Background: Upregulation of Programmed Death-Ligand 1 (PD-L1) in tumor cells results in the deactivation of cytotoxic T cells in the tumor microenvironment and development of tolerance to the malignant cells. We aimed to investigate the role of PD-L1 expression in early stage breast cancer and its correlation with tumor characteristics as well as assess the relationship between PD-L1 membrane protein and gene expression.

Methods: For this single center, retrospective study, women (age >18 years) with early stage breast cancer diagnosed between January 2005 and December 2005 were enrolled. Key inclusion criteria for enrollment were pathologic diagnosis of DCIS or invasive ductal/lobular carcinoma, stage 0-2, with local resection done in 2005. Patients had to have adequate formalin-fixed paraffin-embedded tumor specimens for PD-L1 testing. We hypothesized that higher levels of PD-L1 expression correlates with more aggressive disease and worse prognosis. We used histopathological analysis, medical chart review, and PD-L1 expression via immunohistochemistry (IHC) and reverse transcription polymerase chain reaction (RT-PCR) for data analysis. Chi Square and one way ANOVA analyses were used to compare clinical and pathological characteristics of patients with high and low PD-L1 expression.

Results In 2005, 368 women were diagnosed with breast cancer at Providence-Providence Park Hospital of which 31 pathological specimens were obtained for exploratory analysis. PD-L1 protein expression was determined to be positive if more than 1% of the tumor cells showed partial or complete membrane staining for PD-L1 by IHC. All patients with DCIS (n=7) were negative for PDL-1 expression although 3 showed gene expression by PCR. After excluding the DCIS specimens, 17% (4/24) of early stage breast cancer was found to express PD-L1 protein. Seven of 24 specimens (excluding DCIS) were positive for PD-L1 RNA by RT-PCR. There was no relationship between PD-L1 protein and mRNA expression (p=0.552). 75% of the PD-L1 positive specimens by IHC were also ER positive although this was not statistically significant (p=0.312). There was a trend toward larger tumors for those expressing PD-L1 on the cell surface (mean size of 2.7 cm vs 1.7 cm, p= 0.07). All the PD-L1 positive specimens had increased lymphocyte infiltration, although no statistical significance was observed. At 10 years from initial diagnosis, all-cause mortality rate was 29% (7/24). The rate of death in PD-L1 positive patients was 2/4 (50%) compared to 5/20 (25%) in PD-L1 negative group.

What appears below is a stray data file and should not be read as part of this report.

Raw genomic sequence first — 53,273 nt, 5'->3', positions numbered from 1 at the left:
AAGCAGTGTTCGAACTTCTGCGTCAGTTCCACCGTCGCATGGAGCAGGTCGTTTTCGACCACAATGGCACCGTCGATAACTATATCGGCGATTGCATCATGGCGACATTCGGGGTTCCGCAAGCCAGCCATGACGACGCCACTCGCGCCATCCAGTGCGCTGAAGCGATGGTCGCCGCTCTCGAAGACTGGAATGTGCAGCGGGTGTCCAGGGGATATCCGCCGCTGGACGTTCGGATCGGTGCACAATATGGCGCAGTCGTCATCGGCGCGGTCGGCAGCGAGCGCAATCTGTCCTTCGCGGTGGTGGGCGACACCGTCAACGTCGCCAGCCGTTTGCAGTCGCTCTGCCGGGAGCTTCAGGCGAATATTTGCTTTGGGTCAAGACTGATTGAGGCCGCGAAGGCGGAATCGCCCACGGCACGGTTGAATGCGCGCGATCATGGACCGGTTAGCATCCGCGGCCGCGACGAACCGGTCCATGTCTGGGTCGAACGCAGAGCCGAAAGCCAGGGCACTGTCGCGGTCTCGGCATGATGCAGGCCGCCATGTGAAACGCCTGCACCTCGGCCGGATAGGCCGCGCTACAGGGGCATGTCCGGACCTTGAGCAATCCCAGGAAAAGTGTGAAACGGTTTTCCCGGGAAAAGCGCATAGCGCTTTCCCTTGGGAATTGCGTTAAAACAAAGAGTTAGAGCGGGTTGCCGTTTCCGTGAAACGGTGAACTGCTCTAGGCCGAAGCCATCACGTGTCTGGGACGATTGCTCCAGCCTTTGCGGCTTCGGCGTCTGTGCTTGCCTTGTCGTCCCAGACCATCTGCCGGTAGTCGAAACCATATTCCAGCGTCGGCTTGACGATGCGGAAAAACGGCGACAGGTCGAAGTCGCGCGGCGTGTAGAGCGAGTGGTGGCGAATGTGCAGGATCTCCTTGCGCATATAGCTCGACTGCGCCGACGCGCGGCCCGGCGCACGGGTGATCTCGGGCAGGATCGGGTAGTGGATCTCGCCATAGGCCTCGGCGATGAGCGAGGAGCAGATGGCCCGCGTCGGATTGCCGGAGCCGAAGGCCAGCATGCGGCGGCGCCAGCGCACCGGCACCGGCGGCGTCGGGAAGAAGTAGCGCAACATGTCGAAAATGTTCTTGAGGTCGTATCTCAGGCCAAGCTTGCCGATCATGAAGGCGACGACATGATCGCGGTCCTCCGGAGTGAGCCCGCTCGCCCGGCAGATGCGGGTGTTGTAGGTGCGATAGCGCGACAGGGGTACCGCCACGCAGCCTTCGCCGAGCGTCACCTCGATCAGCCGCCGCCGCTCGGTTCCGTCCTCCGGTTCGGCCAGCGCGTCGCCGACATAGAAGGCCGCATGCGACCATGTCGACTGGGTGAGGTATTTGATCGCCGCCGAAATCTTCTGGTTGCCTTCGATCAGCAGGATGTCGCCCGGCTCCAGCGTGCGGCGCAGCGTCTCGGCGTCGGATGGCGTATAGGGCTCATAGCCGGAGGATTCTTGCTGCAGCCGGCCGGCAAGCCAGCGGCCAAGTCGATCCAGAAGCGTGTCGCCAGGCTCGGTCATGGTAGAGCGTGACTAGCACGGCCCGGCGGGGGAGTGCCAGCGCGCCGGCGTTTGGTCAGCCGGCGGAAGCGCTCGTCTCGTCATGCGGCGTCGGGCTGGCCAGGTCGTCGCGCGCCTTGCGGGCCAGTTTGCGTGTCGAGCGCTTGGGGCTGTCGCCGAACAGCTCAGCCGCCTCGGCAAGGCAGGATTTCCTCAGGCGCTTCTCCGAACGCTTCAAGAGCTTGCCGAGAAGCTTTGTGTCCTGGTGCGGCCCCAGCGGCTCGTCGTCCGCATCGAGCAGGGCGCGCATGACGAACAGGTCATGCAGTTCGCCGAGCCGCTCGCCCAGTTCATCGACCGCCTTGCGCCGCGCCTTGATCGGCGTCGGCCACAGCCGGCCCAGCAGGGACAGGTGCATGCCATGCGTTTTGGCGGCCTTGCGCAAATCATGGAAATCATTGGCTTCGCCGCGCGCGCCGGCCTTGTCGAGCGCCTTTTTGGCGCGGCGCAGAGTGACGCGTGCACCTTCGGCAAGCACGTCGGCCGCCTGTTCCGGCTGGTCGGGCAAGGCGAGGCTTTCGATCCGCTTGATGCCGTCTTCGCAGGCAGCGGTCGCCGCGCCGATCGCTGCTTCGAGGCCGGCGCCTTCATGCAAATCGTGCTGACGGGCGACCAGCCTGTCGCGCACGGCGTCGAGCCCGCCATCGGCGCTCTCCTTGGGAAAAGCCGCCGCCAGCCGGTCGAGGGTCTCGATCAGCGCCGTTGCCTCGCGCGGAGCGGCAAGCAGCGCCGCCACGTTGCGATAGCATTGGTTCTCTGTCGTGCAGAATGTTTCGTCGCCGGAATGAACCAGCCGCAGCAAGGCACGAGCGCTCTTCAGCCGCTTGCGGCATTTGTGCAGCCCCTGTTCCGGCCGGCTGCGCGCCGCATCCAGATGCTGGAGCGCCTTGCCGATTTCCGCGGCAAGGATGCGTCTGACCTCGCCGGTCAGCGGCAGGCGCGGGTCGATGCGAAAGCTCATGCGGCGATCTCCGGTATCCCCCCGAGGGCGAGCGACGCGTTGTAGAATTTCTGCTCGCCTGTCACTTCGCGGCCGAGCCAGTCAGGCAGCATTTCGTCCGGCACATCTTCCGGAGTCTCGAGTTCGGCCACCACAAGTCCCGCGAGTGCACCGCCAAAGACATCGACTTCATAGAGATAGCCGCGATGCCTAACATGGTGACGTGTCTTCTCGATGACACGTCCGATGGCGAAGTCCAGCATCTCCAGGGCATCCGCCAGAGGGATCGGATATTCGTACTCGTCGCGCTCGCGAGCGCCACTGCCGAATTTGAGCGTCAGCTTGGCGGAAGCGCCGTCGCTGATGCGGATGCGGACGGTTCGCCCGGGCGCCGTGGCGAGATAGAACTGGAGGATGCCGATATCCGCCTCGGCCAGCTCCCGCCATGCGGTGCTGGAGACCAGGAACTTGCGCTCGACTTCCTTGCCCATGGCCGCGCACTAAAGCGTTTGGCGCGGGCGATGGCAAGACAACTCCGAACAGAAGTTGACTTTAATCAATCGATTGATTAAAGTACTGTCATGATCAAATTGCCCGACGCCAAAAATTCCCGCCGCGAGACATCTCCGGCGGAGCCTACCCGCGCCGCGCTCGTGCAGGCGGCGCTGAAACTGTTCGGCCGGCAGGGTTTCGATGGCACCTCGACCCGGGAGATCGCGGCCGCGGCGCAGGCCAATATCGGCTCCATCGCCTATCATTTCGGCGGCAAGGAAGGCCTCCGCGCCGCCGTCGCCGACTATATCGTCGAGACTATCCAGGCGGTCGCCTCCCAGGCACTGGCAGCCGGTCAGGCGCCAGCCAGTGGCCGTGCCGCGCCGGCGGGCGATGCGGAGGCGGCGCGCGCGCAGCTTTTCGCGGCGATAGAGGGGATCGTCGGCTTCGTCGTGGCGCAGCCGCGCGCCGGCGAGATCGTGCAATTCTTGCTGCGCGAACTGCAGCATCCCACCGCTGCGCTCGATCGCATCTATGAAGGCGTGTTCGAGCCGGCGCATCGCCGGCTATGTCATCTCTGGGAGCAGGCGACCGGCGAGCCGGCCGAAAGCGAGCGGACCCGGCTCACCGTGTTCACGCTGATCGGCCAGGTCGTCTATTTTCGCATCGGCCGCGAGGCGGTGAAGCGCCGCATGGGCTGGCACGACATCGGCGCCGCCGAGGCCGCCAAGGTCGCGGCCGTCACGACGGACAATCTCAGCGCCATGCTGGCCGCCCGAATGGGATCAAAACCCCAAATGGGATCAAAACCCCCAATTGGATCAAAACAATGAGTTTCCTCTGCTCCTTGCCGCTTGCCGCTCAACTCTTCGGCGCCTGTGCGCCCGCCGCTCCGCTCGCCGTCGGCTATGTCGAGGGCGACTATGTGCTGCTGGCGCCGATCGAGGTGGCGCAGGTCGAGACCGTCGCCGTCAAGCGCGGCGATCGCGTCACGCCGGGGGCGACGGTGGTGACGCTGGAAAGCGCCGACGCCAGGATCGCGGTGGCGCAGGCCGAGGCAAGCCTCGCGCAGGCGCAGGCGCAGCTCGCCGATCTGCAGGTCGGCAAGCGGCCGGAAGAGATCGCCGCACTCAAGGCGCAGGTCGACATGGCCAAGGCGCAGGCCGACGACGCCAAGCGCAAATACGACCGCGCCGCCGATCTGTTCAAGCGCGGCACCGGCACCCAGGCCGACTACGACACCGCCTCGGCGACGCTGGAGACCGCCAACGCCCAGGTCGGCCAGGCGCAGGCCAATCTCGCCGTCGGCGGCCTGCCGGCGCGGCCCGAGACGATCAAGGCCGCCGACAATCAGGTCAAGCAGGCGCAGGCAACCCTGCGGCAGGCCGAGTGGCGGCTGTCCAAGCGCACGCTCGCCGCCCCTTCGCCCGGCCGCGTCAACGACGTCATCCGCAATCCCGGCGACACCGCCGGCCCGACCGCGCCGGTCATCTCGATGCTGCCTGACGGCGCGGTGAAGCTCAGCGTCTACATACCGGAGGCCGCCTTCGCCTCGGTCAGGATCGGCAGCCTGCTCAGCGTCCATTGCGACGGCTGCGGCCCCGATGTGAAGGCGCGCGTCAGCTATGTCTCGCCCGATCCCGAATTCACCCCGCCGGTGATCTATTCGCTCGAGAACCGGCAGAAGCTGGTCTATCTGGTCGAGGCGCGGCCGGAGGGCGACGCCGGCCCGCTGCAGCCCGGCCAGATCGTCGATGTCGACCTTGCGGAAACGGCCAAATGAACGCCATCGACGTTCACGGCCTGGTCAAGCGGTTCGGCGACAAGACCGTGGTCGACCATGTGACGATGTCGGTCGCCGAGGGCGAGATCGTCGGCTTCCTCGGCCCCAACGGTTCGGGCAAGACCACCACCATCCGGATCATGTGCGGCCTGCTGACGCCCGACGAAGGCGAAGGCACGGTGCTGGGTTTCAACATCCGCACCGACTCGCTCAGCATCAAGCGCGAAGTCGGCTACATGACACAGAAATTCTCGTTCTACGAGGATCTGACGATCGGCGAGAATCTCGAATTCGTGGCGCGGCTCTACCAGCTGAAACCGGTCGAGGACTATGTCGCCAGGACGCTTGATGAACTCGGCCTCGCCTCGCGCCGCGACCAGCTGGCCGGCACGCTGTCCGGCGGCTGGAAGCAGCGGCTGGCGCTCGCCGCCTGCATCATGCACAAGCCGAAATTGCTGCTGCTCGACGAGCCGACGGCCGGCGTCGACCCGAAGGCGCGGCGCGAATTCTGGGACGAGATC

Conclusion: Expression of PD-L1 in early stage breast cancer could be an important indicator for more aggressive disease and supports investigating checkpoint inhibitors in this population. Further investigation is needed to determine its applicability in clinical decisions and effects on treatment.

Citation Format: Hadeel Assad, Juan Cattoni, Subramanyeswara Arekapudi, Nancy Jackson, Hugo Macchi Cattoni, Sherri Motahari, Hema Govil, Anibal Drelichman. Correlation between PD-L1 expression and tumor clinicopathologic characteristics in early stage breast cancer [abstract]. In: Proceedings of the American Association for Cancer Research Annual Meeting 2017; 2017 Apr 1-5; Washington, DC. Philadelphia (PA): AACR; Cancer Res 2017;77(13 Suppl):Abstract nr 5006. doi:10.1158/1538-7445.AM2017-5006